For once the stone hits the surface of the pond, the ripples never really stop. The waves diminish, and all seems to return to its previous state, but that’s an illusion. Disturbed fish change their patterns, a snake slides off the muddy bank into the water, a deer bolts into the open to be shot. And the stone remains on the slimy bottom, out of sight but inarguably there, dense and permanent, sediment settling over it, turtles and catfish prodding it, the sun heating it through all the layers of water until that far-off day when, whether lifted by the fingers of a curious boy diving fifty years after it was cast or uncovered by a bone-dumb farmer draining the pond to plant another half acre of cotton, that stone finds its way back up to the light.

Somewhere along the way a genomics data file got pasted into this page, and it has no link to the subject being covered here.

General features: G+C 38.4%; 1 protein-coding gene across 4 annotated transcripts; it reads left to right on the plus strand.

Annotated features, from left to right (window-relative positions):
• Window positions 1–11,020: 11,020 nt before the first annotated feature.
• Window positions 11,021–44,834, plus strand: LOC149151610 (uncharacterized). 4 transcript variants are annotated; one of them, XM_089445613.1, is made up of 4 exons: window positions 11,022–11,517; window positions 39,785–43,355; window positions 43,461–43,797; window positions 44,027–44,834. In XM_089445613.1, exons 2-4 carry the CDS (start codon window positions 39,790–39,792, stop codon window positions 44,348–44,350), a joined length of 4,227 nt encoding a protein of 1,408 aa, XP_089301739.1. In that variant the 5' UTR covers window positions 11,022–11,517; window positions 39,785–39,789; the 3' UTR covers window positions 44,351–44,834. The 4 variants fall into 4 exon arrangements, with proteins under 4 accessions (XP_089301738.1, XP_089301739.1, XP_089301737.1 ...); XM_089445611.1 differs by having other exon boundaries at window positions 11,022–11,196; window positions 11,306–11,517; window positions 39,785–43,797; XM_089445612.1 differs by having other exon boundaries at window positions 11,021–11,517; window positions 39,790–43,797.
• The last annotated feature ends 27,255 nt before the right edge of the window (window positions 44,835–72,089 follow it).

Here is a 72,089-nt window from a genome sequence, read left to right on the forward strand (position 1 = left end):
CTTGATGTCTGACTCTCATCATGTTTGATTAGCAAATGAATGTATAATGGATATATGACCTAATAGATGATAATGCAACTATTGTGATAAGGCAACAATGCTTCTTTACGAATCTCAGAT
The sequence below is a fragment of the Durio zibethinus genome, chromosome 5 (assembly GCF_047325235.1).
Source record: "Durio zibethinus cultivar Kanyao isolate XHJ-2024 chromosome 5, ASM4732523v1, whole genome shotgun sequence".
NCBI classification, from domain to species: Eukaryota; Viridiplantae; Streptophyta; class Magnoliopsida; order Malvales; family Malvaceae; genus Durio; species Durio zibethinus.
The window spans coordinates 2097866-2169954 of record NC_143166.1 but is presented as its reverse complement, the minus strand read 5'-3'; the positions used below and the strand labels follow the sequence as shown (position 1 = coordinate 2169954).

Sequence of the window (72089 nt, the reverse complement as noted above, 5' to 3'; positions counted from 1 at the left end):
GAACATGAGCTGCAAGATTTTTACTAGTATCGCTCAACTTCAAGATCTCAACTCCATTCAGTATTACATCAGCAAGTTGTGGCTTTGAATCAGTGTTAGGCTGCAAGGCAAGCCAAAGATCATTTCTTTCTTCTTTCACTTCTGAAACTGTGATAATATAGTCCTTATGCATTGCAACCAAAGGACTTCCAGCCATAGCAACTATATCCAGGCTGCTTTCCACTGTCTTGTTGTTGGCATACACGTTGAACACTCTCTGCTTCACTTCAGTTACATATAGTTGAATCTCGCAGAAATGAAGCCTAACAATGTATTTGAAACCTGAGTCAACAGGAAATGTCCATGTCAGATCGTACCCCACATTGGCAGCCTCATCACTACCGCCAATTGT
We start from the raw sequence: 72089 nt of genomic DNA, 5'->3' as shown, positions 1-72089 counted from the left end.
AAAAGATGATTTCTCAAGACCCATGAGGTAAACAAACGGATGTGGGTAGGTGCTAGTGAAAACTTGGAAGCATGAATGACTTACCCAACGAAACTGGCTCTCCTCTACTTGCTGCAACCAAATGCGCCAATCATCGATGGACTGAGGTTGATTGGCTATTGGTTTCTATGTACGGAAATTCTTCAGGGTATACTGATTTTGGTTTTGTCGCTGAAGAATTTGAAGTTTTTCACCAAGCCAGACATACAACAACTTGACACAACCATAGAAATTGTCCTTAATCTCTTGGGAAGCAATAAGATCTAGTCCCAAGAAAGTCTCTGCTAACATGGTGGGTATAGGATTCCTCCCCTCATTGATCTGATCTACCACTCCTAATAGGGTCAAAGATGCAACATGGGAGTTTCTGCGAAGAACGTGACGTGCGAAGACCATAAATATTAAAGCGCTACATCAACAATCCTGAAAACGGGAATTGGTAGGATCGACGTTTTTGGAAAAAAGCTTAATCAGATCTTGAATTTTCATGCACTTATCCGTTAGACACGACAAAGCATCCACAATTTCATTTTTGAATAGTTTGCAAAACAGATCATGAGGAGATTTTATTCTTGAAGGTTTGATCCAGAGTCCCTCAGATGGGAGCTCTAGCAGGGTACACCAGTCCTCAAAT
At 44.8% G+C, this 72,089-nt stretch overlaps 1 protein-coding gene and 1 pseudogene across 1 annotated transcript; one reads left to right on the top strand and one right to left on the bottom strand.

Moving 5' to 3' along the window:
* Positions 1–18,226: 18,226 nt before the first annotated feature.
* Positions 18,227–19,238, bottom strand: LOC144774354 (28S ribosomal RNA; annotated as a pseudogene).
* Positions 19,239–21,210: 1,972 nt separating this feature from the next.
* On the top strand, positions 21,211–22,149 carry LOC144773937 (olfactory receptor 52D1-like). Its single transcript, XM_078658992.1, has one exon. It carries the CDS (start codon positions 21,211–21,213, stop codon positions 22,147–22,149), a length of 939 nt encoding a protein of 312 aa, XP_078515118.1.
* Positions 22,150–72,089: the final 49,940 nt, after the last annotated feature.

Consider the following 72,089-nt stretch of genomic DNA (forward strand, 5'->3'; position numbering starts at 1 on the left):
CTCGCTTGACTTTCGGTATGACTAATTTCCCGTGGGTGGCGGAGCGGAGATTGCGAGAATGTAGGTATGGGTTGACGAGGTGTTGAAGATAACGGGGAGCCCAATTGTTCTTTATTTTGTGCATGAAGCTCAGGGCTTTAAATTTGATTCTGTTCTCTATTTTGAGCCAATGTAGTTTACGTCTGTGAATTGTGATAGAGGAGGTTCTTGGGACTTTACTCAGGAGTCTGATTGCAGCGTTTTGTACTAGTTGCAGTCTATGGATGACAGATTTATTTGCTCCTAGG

For nothing is lost, nothing is ever lost. There is always the clue, the canceled check, the smear of lipstick, the footprint in the canna bed, the condom on the park path, the twitch in the old wound, the baby shoes dipped in bronze, the taint in the blood stream. And all times are one time, and all those dead in the past never lived before our definition gives them life, and out of the shadow their eyes implore us. —Robert Penn Warren, All the King’s Men